Important roles have been suggested for caspase-8, caspase-9 and Apaf-1 in controlling tumor development and their sensitivity to chemotherapeutic agents. Methylation and deletion of Apaf-1 and CASP8 results in the loss of their expression in melanoma and neuroblastoma, respectively, while CASP9 localization to 1p36.1 suggests it is a good candidate tumor suppressor. The status of CASP9 and Apaf-1 expression in numerous neuroblastoma cell lines with/without amplified MYCN and chromosome 1p36 loss-of-heterozygosity (LOH) was therefore examined to test the hypothesis that one or both of these genes are tumor suppressors in neuroblastoma. Although CASP9 is included in the region encompassing 1p36 LOH in all neuroblastoma cell lines examined, the remaining CASP9 allele(s) express a functional caspase-9 enzyme. Apaf-1 is also expressed in all neuroblastoma tumor cell lines examined. Thus, the CASP9 or Apaf-1 genes do not appear to function as tumor suppressors in MYCN amplified neuroblastomas. However, ∼20% of the neuroblastoma cell lines with methylated CASP8 alleles are also highly resistant to staurosporine (STS)- and radiation-induced cell death, presumably because cytochrome c is not released from mitochondria. This suggests that a second, smaller subgroup of MYCN amplified neuroblastoma tumors exists with defect(s) in apoptotic signaling components upstream of caspase-9 and Apaf-1. Since no consistent differences in Bcl-2, Bcl-xL or Bax expression were seen in the STS- and radiation-resistant neuroblastomas, it suggests that a unique mitochondrial signaling factor(s) is responsible for the defect in cytochrome c release in this sub-group of tumors.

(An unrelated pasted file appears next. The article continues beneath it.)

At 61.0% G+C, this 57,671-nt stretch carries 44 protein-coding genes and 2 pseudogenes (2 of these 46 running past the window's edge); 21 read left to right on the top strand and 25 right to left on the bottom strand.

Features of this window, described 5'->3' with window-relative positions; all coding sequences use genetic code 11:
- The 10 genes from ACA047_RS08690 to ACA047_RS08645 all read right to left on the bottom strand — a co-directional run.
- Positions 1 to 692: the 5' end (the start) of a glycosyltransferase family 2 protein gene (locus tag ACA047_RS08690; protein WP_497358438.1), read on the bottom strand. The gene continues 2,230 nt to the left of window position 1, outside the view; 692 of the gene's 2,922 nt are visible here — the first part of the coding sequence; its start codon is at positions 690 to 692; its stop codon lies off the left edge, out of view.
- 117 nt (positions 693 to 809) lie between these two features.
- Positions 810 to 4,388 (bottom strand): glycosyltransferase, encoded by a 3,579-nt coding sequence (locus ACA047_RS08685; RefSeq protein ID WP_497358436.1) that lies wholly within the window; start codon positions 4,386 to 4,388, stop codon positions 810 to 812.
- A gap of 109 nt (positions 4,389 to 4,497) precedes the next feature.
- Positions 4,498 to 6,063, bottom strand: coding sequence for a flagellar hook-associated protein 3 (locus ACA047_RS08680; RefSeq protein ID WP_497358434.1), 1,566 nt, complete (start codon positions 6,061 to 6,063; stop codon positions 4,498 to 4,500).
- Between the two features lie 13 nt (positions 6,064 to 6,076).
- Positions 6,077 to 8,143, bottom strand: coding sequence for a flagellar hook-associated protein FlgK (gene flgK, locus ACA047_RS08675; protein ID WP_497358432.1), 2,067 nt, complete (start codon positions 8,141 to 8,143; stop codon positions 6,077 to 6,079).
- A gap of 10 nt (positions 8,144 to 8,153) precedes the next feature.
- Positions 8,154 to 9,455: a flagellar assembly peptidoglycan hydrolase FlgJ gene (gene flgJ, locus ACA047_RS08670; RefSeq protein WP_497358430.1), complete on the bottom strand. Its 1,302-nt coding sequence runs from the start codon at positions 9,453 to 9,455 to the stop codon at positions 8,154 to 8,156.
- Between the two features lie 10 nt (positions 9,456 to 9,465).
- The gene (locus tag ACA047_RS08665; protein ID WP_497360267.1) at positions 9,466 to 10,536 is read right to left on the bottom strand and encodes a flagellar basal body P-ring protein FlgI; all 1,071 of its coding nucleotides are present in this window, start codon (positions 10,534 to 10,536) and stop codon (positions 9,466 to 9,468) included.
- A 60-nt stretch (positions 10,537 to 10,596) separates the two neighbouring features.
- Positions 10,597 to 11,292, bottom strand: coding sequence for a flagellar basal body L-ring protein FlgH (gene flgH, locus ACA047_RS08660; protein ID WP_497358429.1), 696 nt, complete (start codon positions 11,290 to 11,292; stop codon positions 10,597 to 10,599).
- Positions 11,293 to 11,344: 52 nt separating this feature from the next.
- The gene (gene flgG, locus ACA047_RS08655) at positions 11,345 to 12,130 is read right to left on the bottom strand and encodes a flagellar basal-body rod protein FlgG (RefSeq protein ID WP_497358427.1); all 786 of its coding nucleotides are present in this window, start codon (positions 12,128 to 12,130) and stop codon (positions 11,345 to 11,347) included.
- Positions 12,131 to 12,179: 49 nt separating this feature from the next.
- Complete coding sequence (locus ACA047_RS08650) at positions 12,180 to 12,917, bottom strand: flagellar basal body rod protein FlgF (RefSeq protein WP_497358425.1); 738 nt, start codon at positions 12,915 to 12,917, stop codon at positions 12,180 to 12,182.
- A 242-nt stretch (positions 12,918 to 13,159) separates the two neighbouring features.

All Science Journal Classification (ASJC) codes
- Molecular Biology
- Cancer Research